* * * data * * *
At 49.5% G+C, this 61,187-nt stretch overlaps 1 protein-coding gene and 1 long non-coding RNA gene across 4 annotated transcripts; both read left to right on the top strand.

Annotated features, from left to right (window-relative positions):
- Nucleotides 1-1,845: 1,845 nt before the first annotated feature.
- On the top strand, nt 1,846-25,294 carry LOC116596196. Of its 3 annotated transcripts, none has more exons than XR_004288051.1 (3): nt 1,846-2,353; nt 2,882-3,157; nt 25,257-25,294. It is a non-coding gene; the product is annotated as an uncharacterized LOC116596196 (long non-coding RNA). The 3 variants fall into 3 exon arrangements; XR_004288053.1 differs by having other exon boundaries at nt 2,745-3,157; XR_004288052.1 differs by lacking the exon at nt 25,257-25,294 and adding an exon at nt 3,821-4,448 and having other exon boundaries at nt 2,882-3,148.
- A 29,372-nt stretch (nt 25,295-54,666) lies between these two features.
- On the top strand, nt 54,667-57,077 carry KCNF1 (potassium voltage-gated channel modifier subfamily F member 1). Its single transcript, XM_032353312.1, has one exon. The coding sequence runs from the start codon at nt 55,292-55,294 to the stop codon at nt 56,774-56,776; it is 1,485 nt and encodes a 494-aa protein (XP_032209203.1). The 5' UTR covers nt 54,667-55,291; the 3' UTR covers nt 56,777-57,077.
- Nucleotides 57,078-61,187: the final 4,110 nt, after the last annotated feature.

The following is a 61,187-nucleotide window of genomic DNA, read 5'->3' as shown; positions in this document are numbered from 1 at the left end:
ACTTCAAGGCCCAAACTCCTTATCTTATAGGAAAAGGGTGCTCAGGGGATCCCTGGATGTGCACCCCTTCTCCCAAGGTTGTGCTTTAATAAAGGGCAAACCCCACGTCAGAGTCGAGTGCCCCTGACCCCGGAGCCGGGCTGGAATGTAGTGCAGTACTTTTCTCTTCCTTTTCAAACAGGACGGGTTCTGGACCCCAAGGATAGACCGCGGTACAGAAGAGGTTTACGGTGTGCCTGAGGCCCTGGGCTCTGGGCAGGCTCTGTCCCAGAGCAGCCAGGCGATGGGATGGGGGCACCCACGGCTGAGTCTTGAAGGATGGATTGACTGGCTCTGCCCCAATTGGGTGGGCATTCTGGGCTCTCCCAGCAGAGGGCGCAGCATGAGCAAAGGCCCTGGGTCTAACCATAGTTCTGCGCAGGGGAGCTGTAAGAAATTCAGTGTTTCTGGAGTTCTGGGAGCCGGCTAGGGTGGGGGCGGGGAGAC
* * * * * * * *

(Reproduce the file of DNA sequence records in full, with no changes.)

At 49.5% G+C, this 61,187-nt stretch overlaps 1 protein-coding gene and 1 long non-coding RNA gene across 4 annotated transcripts; both read left to right on the top strand.

Annotated features, from left to right (window-relative positions):
- Nucleotides 1-1,845: 1,845 nt before the first annotated feature.
- On the top strand, nt 1,846-25,294 carry LOC116596196. Of its 3 annotated transcripts, none has more exons than XR_004288051.1 (3): nt 1,846-2,353; nt 2,882-3,157; nt 25,257-25,294. It is a non-coding gene; the product is annotated as an uncharacterized LOC116596196 (long non-coding RNA). The 3 variants fall into 3 exon arrangements; XR_004288053.1 differs by having other exon boundaries at nt 2,745-3,157; XR_004288052.1 differs by lacking the exon at nt 25,257-25,294 and adding an exon at nt 3,821-4,448 and having other exon boundaries at nt 2,882-3,148.
- A 29,372-nt stretch (nt 25,295-54,666) lies between these two features.
- On the top strand, nt 54,667-57,077 carry KCNF1 (potassium voltage-gated channel modifier subfamily F member 1). Its single transcript, XM_032353312.1, has one exon. The coding sequence runs from the start codon at nt 55,292-55,294 to the stop codon at nt 56,774-56,776; it is 1,485 nt and encodes a 494-aa protein (XP_032209203.1). The 5' UTR covers nt 54,667-55,291; the 3' UTR covers nt 56,777-57,077.
- Nucleotides 57,078-61,187: the final 4,110 nt, after the last annotated feature.

The following is a 61,187-nucleotide window of genomic DNA, read 5'->3' as shown; positions in this document are numbered from 1 at the left end:
ACTTCAAGGCCCAAACTCCTTATCTTATAGGAAAAGGGTGCTCAGGGGATCCCTGGATGTGCACCCCTTCTCCCAAGGTTGTGCTTTAATAAAGGGCAAACCCCACGTCAGAGTCGAGTGCCCCTGACCCCGGAGCCGGGCTGGAATGTAGTGCAGTACTTTTCTCTTCCTTTTCAAACAGGACGGGTTCTGGACCCCAAGGATAGACCGCGGTACAGAAGAGGTTTACGGTGTGCCTGAGGCCCTGGGCTCTGGGCAGGCTCTGTCCCAGAGCAGCCAGGCGATGGGATGGGGGCACCCACGGCTGAGTCTTGAAGGATGGATTGACTGGCTCTGCCCCAATTGGGTGGGCATTCTGGGCTCTCCCAGCAGAGGGCGCAGCATGAGCAAAGGCCCTGGGTCTAACCATAGTTCTGCGCAGGGGAGCTGTAAGAAATTCAGTGTTTCTGGAGTTCTGGGAGCCGGCTAGGGTGGGGGCGGGGAGAC